One man's view of theology, sports, politics, and whatever else in life that happens to interest me. A little bit about me.

Thursday, November 10, 2016

How Hillary Could Have Won

It's been a couple of days since Election Day 2016. Personally I am not disappointed Hillary lost, but I think she lost for one particular reason: she failed to make the campaign about issues. Had Hillary focused her speeches, her debates and advertising war chest on the contrasts (or, more importantly, the lack thereof) between herself and Trump, she would have driven a wedge between Donald Trump and his conservative base and won easily. Instead she relentlessly attacked Trump's personality, which only fueled his base to get out and vote.

If you had your TV on at any time in the last three months, chances are you saw it: the ad with the children sitting in front of the TV watching as Donald Trump made one extreme remark after another. It probably won't go down in history alongside other memorable TV ads from past campaigns (mostly because Hillary lost and most people remember winners' ads), but it is definitely the most memorable of this campaign. This ad, for better and for worse, exemplifies Clinton's entire campaign strategy: pointing out what a nasty scoundrel Donald Trump is.

Hillary's campaign staff and her supporters in the press and popular media followed this strategy to the letter. Late night comedians constantly pointed out Trump's flubs and erratic behavior every night of the week. Democratic panelists on various news shows focused on the seedy characters Trump seemed to attract, from Milo Yiannopoulos to David Duke. Some went on to imply (and in some cases declare outright) that all or most of Trump's support came from extremists like them.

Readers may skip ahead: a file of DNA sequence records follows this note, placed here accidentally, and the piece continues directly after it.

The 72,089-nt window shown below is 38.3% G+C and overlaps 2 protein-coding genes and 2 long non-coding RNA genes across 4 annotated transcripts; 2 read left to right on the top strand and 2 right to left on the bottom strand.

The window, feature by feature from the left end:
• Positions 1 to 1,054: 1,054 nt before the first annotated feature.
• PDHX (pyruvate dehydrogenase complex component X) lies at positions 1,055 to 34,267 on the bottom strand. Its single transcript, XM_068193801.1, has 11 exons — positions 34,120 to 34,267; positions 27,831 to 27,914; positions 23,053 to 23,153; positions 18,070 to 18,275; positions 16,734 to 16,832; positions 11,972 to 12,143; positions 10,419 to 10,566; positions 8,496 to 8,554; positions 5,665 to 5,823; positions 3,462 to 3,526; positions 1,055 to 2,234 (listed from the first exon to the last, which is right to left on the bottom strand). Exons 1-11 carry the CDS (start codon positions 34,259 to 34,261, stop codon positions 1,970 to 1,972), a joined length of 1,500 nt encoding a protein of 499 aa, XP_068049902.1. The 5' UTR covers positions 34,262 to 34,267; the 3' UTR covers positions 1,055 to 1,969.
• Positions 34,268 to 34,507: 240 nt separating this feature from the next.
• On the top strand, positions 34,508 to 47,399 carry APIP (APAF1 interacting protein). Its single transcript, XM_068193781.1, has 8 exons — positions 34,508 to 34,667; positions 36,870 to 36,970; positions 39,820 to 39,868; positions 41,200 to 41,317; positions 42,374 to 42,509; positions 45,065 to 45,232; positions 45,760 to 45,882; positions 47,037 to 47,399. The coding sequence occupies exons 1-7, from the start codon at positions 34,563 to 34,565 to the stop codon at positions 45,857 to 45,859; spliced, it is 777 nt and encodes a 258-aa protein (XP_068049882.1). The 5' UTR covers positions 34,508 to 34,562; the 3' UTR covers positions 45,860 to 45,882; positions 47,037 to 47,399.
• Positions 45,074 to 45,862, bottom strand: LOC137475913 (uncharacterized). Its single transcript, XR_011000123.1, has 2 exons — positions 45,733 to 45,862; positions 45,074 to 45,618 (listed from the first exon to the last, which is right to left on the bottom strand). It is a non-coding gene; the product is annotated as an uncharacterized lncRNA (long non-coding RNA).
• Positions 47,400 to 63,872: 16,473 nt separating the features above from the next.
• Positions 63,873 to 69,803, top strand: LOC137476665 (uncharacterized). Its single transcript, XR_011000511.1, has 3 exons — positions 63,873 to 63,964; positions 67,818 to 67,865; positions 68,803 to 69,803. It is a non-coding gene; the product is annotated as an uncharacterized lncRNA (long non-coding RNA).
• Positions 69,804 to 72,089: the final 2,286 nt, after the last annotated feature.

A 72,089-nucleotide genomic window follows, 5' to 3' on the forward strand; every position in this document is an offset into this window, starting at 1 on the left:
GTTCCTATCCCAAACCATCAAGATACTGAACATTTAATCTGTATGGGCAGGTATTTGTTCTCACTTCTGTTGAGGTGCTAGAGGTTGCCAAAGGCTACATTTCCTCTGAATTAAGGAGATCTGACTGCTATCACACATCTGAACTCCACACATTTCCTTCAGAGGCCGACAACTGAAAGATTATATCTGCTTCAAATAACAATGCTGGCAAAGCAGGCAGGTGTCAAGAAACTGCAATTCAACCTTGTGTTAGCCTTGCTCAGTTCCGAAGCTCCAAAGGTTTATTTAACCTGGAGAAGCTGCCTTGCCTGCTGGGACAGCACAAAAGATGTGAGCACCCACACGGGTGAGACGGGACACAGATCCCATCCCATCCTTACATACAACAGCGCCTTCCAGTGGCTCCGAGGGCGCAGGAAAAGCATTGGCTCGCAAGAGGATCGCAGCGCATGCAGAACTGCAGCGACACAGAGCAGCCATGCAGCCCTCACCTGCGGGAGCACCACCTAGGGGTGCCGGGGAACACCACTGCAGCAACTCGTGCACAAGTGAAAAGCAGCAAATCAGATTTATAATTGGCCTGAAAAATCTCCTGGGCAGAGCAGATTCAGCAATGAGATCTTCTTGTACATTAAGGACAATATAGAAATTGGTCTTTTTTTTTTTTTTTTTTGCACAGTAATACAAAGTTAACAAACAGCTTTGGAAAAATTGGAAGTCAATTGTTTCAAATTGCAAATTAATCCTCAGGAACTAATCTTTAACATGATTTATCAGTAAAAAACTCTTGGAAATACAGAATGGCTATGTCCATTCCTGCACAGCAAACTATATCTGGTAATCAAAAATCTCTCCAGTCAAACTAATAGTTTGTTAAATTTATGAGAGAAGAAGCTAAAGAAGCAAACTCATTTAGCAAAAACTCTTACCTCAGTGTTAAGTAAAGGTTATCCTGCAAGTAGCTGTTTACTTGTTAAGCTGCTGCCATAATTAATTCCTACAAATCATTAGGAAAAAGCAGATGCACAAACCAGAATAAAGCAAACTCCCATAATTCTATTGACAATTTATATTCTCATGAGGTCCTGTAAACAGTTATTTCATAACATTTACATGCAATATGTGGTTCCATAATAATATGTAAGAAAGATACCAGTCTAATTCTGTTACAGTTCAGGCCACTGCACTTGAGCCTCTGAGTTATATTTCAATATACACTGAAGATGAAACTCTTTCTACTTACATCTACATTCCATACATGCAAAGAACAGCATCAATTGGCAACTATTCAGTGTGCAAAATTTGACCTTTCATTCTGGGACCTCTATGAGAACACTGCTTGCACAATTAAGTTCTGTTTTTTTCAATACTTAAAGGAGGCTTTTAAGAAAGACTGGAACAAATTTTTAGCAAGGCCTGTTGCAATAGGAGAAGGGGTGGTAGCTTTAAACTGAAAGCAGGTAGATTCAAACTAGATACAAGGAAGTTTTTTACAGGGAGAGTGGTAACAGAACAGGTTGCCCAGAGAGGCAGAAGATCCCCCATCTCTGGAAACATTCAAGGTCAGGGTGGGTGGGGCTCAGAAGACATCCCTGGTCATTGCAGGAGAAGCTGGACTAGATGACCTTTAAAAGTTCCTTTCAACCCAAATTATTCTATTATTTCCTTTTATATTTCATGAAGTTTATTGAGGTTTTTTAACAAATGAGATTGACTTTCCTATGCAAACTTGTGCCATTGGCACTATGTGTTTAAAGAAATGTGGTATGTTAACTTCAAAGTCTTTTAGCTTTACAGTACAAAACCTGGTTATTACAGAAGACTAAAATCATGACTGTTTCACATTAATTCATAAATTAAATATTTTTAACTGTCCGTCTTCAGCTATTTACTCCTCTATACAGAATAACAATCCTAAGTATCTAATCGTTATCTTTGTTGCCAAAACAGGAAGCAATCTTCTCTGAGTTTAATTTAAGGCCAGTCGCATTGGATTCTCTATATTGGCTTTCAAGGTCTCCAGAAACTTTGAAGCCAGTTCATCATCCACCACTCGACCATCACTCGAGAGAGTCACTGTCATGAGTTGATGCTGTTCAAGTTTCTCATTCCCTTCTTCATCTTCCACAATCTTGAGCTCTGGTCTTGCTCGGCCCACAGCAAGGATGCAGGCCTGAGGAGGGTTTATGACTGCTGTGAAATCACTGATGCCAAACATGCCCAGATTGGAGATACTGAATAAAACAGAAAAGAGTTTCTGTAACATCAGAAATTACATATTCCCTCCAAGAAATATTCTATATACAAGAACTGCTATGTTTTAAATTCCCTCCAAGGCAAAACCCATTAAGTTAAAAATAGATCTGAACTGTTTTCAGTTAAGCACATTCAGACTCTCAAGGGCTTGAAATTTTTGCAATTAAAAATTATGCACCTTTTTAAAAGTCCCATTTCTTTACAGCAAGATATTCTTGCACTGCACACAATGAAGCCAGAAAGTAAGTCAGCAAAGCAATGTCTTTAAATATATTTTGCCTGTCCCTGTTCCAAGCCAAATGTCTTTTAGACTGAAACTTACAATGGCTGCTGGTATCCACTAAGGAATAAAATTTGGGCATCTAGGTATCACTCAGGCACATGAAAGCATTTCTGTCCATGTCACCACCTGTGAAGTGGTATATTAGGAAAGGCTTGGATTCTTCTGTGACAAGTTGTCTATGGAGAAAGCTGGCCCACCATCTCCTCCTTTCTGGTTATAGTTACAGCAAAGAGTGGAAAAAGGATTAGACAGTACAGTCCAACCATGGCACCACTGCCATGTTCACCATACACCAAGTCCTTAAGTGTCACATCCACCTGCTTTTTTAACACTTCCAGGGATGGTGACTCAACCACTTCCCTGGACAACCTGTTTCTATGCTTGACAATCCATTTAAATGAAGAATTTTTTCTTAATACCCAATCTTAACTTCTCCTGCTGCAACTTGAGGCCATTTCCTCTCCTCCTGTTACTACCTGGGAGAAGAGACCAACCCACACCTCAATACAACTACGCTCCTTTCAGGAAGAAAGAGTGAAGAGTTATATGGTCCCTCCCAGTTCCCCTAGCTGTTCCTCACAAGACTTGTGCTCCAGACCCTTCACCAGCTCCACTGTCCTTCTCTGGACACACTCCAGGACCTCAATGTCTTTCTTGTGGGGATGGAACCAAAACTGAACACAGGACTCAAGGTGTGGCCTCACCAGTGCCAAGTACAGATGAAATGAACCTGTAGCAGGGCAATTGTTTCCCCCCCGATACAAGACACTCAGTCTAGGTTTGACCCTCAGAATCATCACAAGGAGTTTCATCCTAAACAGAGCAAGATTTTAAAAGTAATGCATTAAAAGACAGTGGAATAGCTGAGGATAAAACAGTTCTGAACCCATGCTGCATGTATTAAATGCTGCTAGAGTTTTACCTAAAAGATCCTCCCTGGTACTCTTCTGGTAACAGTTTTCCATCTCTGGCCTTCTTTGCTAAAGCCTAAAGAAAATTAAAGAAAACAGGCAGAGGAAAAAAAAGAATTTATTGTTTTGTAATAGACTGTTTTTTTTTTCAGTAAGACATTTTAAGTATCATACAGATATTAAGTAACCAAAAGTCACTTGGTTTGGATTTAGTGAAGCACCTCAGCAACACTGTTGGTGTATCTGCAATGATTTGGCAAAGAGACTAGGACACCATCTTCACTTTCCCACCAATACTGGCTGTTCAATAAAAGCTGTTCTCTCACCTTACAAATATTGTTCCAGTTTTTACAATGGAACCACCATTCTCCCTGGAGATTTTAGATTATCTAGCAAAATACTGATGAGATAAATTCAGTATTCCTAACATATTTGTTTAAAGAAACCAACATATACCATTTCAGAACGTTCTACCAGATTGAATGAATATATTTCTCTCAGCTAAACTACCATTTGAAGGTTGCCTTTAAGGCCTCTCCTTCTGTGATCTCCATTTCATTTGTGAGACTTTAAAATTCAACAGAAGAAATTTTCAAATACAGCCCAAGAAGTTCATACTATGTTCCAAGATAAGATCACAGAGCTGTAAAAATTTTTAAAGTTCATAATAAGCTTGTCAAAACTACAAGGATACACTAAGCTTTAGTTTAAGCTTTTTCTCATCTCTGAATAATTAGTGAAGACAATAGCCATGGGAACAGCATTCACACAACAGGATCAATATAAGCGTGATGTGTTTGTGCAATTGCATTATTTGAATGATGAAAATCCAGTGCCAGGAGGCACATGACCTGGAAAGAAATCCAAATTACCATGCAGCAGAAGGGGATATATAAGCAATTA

This was the wrong strategy to take because it only served to fuel Trump's base's rage against the political, media and entertainment elite. They knew Trump was and is a sorry human being. A large portion of his base (at least many from all over the country that I talked to personally and on social media) was reluctant in their support. Hillary failed to turn that reluctance into a decision to stay home.

Most conservatives (I say this as a conservative-leaning libertarian who grew up around conservatives and who lives in a very red state - Alabama) have a persecution complex. They are used to being marginalized, ignored and villainized by the movers and shakers of society, and they tend to identify with people who are the targets of attacks from the left. If you want an example, look no further than Sarah Palin. The more liberals made fun of her, the more conservatives loved her, bought her books and tuned in to her TV shows.

Trump understood this. He was willing to take the abuse and dish out some of his own, which only further stirred his base, many of whom felt that both Romney and McCain failed to attack Barack Obama. Romney in particular further alienated the Republican base by failing to take a strong stand on issues dear to conservatives.

Had Hillary commended Trump for his stance on LGBT issues,
how many conservative votes would Trump have lost?
Photo Credit: Colorado Log Cabin Republicans
Here's where 2016 was different from 2012: in the debates and with his stump speeches President Obama made Romney speak to these divisive issues. And when he did, millions of conservatives stayed home. Clinton by and large did not attack Trump on any specific issues. And she had wide-open opportunities to do so. Trump is not a dyed-in-the-wool conservative. Many of his positions, especially on social issues, are similar to Clinton's. In particular, look at Trump's embrace of LGBT rights. Many conservatives, particularly conservative Christians, would balk at such positions. They are the type who would stay home rather than vote for the "lesser of two evils." Clinton did not need to attack Trump in this regard. She could have praised him for having an openly gay man speak right before his acceptance speech at the GOP Convention. She could have made a big deal out of finding common ground with Trump.

But Clinton never brought this up. Maybe she was afraid if she found common ground with Trump that some of her support might go away. Maybe she was afraid of humanizing someone she was determined to treat with disdain. Whatever the reason, the ceaseless personal attacks continued, and with each one she dug herself into a deeper hole she ultimately could not climb out of.

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